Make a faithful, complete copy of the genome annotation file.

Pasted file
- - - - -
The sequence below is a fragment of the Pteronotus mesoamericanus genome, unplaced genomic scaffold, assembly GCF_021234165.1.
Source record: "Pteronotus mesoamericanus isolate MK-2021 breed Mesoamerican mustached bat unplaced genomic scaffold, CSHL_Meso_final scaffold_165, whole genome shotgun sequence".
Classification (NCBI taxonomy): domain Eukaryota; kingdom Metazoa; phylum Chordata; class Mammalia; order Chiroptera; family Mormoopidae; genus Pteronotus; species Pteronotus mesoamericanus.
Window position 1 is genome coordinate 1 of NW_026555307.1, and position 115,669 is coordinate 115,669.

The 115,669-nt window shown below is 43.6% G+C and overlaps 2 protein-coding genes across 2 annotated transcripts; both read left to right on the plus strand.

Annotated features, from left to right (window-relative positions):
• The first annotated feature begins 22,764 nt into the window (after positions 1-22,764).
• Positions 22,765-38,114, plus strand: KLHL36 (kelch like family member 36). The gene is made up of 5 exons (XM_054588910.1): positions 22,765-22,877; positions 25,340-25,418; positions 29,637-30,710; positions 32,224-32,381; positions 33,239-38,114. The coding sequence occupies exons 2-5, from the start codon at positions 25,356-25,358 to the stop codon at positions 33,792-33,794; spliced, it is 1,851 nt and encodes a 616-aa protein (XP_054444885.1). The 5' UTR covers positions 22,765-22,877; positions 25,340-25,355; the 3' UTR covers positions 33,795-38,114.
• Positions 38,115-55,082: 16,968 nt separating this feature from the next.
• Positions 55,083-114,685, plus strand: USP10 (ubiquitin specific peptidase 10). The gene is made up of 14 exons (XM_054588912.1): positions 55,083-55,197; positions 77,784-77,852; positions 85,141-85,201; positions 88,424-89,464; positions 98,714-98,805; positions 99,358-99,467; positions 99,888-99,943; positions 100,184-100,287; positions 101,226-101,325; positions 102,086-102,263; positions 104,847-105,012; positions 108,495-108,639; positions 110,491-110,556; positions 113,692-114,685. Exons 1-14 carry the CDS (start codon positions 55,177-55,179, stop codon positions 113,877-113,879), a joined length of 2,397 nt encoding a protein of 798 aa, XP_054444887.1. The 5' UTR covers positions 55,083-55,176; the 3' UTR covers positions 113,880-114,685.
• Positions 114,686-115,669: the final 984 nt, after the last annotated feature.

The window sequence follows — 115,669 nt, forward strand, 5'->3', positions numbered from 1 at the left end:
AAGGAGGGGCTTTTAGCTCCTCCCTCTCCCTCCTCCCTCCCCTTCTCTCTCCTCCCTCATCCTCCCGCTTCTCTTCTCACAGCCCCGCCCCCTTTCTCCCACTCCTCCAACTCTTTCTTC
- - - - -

The sequence below is a fragment of the Pteronotus mesoamericanus genome, unplaced genomic scaffold, assembly GCF_021234165.1.
Source record: "Pteronotus mesoamericanus isolate MK-2021 breed Mesoamerican mustached bat unplaced genomic scaffold, CSHL_Meso_final scaffold_165, whole genome shotgun sequence".
Classification (NCBI taxonomy): domain Eukaryota; kingdom Metazoa; phylum Chordata; class Mammalia; order Chiroptera; family Mormoopidae; genus Pteronotus; species Pteronotus mesoamericanus.
Window position 1 is genome coordinate 1 of NW_026555307.1, and position 115,669 is coordinate 115,669.

The 115,669-nt window shown below is 43.6% G+C and overlaps 2 protein-coding genes across 2 annotated transcripts; both read left to right on the plus strand.

Annotated features, from left to right (window-relative positions):
• The first annotated feature begins 22,764 nt into the window (after positions 1-22,764).
• Positions 22,765-38,114, plus strand: KLHL36 (kelch like family member 36). The gene is made up of 5 exons (XM_054588910.1): positions 22,765-22,877; positions 25,340-25,418; positions 29,637-30,710; positions 32,224-32,381; positions 33,239-38,114. The coding sequence occupies exons 2-5, from the start codon at positions 25,356-25,358 to the stop codon at positions 33,792-33,794; spliced, it is 1,851 nt and encodes a 616-aa protein (XP_054444885.1). The 5' UTR covers positions 22,765-22,877; positions 25,340-25,355; the 3' UTR covers positions 33,795-38,114.
• Positions 38,115-55,082: 16,968 nt separating this feature from the next.
• Positions 55,083-114,685, plus strand: USP10 (ubiquitin specific peptidase 10). The gene is made up of 14 exons (XM_054588912.1): positions 55,083-55,197; positions 77,784-77,852; positions 85,141-85,201; positions 88,424-89,464; positions 98,714-98,805; positions 99,358-99,467; positions 99,888-99,943; positions 100,184-100,287; positions 101,226-101,325; positions 102,086-102,263; positions 104,847-105,012; positions 108,495-108,639; positions 110,491-110,556; positions 113,692-114,685. Exons 1-14 carry the CDS (start codon positions 55,177-55,179, stop codon positions 113,877-113,879), a joined length of 2,397 nt encoding a protein of 798 aa, XP_054444887.1. The 5' UTR covers positions 55,083-55,176; the 3' UTR covers positions 113,880-114,685.
• Positions 114,686-115,669: the final 984 nt, after the last annotated feature.

The window sequence follows — 115,669 nt, forward strand, 5'->3', positions numbered from 1 at the left end:
AAGGAGGGGCTTTTAGCTCCTCCCTCTCCCTCCTCCCTCCCCTTCTCTCTCCTCCCTCATCCTCCCGCTTCTCTTCTCACAGCCCCGCCCCCTTTCTCCCACTCCTCCAACTCTTTCTTC